In January, Boeing’s former Chairman, David Calhoun, became CEO after the board fired Dennis Muilenburg. Less than two months later, in a New York Times interview last week, Calhoun blamed Muilenburg for the misfortunes plaguing Boeing:
- Asked why he wouldn’t give up his salary (he gets a $7 million bonus if he can get the 737 MAX back into the sky) in light of the 737 MAX-related woes, Calhoun declared, “… ’cause I’m not sure I would have done it [taken the job without a salary].”
- On Boeing’s systemic culture problem (a steady trickle of revelations has exposed software problems and corners being cut in the engineering and certification processes,) Calhoun characterized the contents of the leaked emails as unacceptable but also downplayed the issue: “… I see a couple of people who wrote horrible emails.”
- Calhoun has been on Boeing’s board since 2009. While the MAX crisis snowballed and Boeing’s crisis management went from bad to worse, Calhoun took over as the board’s chairman. In that capacity, he fully endorsed Muilenburg saying, “from the vantage point of our board, he has done everything right,” “he didn’t create this problem,” and “shouldn’t resign.” Now, in the last week’s interview, Calhoun had a different take: “Boards are invested in their CEOs until they’re not. We had a backup plan. I am the backup plan.”
- Acknowledging that Muilenburg boosted production rates before the supply chain was ready, Calhoun declared, “I’ll never be able to judge what motivated Dennis, whether it was a stock price that was going to continue to go up and up, or whether it was just beating the other guy to the next rate increase. If anybody ran over the rainbow for the pot of gold on stock, it would have been him.”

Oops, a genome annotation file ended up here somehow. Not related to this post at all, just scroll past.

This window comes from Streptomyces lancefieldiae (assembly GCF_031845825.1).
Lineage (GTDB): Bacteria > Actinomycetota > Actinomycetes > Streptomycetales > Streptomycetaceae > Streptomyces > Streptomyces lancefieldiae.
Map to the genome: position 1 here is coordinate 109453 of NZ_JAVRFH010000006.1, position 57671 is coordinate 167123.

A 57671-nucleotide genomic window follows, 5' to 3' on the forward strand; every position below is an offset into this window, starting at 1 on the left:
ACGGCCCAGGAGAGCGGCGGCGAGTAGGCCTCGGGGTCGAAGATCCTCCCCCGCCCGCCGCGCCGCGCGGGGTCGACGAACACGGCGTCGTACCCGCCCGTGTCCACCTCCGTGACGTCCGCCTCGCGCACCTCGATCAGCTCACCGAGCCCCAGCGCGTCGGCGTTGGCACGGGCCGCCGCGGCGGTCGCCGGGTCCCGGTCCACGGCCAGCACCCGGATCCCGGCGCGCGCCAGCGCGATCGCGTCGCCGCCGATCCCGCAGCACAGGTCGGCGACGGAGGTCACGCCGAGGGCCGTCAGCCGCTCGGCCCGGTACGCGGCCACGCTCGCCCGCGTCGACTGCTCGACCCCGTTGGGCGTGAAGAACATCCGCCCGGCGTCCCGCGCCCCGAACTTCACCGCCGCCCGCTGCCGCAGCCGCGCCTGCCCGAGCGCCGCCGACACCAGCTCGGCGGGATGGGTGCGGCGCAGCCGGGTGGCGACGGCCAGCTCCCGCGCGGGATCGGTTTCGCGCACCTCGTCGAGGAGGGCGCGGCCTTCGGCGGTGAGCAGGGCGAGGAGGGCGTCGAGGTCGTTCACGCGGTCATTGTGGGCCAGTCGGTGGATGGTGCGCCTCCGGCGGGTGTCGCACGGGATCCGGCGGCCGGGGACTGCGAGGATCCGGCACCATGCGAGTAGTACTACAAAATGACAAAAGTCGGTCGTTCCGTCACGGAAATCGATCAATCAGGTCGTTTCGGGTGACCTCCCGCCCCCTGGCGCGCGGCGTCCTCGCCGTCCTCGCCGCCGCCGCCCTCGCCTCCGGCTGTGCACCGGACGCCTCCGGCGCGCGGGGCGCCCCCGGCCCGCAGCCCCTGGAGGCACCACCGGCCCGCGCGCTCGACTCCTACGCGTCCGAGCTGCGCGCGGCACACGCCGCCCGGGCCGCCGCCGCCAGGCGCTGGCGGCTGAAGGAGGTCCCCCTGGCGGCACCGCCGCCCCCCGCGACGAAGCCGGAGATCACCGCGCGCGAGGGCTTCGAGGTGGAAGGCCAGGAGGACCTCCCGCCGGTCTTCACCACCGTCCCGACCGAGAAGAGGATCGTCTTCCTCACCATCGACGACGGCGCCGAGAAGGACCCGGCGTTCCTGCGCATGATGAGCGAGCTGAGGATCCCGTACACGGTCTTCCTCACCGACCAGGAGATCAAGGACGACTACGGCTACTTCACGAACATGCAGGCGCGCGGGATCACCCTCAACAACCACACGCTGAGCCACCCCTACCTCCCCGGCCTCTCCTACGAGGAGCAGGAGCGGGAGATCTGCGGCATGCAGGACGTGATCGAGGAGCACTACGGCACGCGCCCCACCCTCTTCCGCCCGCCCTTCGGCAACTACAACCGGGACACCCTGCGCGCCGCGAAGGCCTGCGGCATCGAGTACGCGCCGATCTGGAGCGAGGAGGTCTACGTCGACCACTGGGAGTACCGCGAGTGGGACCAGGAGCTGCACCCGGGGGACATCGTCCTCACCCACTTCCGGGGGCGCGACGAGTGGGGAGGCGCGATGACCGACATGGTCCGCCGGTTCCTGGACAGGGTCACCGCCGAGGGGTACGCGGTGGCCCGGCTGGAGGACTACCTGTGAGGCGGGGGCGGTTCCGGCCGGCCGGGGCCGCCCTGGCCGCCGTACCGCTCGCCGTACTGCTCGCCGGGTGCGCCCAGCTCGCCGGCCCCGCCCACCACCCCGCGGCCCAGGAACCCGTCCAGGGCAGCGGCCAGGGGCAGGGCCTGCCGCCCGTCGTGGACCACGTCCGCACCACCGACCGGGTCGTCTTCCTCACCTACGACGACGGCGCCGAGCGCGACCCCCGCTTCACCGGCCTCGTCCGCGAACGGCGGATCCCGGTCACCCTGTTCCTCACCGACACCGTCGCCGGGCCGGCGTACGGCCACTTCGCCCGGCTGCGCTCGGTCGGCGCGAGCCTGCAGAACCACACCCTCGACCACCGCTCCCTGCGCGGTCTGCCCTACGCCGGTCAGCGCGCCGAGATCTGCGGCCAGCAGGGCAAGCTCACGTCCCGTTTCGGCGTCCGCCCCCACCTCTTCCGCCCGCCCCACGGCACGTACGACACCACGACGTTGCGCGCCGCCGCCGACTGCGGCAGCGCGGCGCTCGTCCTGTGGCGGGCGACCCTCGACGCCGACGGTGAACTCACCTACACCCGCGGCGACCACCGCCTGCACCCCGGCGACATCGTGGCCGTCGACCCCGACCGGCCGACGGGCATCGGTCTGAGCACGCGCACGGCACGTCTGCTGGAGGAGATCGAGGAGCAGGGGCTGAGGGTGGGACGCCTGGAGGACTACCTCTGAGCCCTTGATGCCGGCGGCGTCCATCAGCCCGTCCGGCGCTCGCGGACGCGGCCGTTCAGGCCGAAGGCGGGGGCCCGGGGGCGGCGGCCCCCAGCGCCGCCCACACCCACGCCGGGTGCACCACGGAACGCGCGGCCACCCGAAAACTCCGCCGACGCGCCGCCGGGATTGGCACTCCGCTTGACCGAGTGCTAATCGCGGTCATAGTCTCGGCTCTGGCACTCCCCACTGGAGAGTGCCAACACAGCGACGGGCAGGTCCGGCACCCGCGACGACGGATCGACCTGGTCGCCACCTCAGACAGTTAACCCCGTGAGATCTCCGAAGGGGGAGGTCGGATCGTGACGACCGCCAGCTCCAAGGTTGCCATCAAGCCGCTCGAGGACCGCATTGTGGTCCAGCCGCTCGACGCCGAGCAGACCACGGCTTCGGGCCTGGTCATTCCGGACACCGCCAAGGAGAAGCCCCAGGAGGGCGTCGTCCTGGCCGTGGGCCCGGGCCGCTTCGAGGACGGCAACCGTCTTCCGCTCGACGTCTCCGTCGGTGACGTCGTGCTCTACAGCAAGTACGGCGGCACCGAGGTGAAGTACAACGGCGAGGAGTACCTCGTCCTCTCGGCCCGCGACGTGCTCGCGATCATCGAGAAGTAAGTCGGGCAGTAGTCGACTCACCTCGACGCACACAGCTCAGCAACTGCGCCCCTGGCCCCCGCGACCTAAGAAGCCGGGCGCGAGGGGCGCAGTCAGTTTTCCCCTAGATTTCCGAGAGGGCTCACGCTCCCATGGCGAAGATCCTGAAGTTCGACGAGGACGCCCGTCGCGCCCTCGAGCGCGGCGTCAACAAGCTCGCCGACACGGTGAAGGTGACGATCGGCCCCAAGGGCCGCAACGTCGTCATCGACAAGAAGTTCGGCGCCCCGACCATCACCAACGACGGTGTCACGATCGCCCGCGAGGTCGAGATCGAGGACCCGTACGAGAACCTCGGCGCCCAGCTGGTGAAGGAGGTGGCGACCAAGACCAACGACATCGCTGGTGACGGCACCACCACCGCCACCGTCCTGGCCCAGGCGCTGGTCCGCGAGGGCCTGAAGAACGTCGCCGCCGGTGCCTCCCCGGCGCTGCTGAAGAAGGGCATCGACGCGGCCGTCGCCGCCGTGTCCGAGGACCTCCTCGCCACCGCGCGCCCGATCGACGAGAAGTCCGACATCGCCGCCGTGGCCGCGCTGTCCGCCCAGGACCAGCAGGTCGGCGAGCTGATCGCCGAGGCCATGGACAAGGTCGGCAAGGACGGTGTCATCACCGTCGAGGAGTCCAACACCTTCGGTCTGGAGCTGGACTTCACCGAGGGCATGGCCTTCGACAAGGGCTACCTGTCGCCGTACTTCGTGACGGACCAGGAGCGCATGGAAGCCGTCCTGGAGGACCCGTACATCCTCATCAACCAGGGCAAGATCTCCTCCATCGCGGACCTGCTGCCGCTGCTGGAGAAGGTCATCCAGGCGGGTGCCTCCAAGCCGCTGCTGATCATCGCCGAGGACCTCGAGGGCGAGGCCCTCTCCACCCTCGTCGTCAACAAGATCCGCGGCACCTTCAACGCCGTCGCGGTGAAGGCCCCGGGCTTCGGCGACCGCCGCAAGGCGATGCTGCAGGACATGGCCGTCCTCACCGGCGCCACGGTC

Calhoun and the rest of Boeing’s board of directors were part of the context right from the outset. The roots of Boeing’s current crisis embody decisions made by the company’s leadership over a decade and fully sanctioned by the board. The board is wholly accountable for everything that happens under its authority.
Idea for Impact: Blame is an Accountability Killer
This is not responsible leadership. A true leader doesn’t pass the blame for failure but graciously accepts responsibility for the problems he inherited. Even though Boeing’s lapses may not be traceable directly to him in his capacity as a member of the company’s board, Calhoun should have acknowledged his—and the rest of the board’s—failing to keep an eye on Boeing’s leadership team over the last decade.
Leading with integrity means taking personal responsibility. It’s tempting for people to take flight and avoid the personal consequences of what happened, to reject personal responsibility, and to pass the blame on to other people.
Calhoun could have acknowledged that the board’s actions had a role in the situation. By facing up to these criticisms and admitting that Boeing and it’s board could have done things better, Calhoun could have encouraged others at Boeing to do the same, especially considering that he must overhaul the company culture from the top down.